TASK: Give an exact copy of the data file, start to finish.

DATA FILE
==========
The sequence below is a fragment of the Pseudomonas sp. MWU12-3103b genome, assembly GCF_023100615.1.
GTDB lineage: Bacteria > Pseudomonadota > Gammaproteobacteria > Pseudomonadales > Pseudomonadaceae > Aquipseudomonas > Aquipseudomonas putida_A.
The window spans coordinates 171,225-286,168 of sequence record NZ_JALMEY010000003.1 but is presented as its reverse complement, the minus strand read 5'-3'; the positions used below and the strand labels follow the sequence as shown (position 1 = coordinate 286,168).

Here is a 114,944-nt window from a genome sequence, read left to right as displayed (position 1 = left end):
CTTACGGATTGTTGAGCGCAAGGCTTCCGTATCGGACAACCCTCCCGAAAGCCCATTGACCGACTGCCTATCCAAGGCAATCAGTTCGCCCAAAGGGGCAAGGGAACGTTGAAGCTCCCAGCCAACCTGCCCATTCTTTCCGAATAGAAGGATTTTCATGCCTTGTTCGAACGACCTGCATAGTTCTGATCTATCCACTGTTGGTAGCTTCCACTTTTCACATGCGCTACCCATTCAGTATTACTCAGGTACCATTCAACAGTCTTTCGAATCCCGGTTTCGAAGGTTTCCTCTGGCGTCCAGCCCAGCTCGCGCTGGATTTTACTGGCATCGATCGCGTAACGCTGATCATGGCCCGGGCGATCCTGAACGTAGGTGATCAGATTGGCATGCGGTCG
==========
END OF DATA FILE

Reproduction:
The sequence below is a fragment of the Pseudomonas sp. MWU12-3103b genome, assembly GCF_023100615.1.
GTDB lineage: Bacteria > Pseudomonadota > Gammaproteobacteria > Pseudomonadales > Pseudomonadaceae > Aquipseudomonas > Aquipseudomonas putida_A.
The window spans coordinates 171,225-286,168 of sequence record NZ_JALMEY010000003.1 but is presented as its reverse complement, the minus strand read 5'-3'; the positions used below and the strand labels follow the sequence as shown (position 1 = coordinate 286,168).

Here is a 114,944-nt window from a genome sequence, read left to right as displayed (position 1 = left end):
CTTACGGATTGTTGAGCGCAAGGCTTCCGTATCGGACAACCCTCCCGAAAGCCCATTGACCGACTGCCTATCCAAGGCAATCAGTTCGCCCAAAGGGGCAAGGGAACGTTGAAGCTCCCAGCCAACCTGCCCATTCTTTCCGAATAGAAGGATTTTCATGCCTTGTTCGAACGACCTGCATAGTTCTGATCTATCCACTGTTGGTAGCTTCCACTTTTCACATGCGCTACCCATTCAGTATTACTCAGGTACCATTCAACAGTCTTTCGAATCCCGGTTTCGAAGGTTTCCTCTGGCGTCCAGCCCAGCTCGCGCTGGATTTTACTGGCATCGATCGCGTAACGCTGATCATGGCCCGGGCGATCCTGAACGTAGGTGATCAGATTGGCATGCGGTCG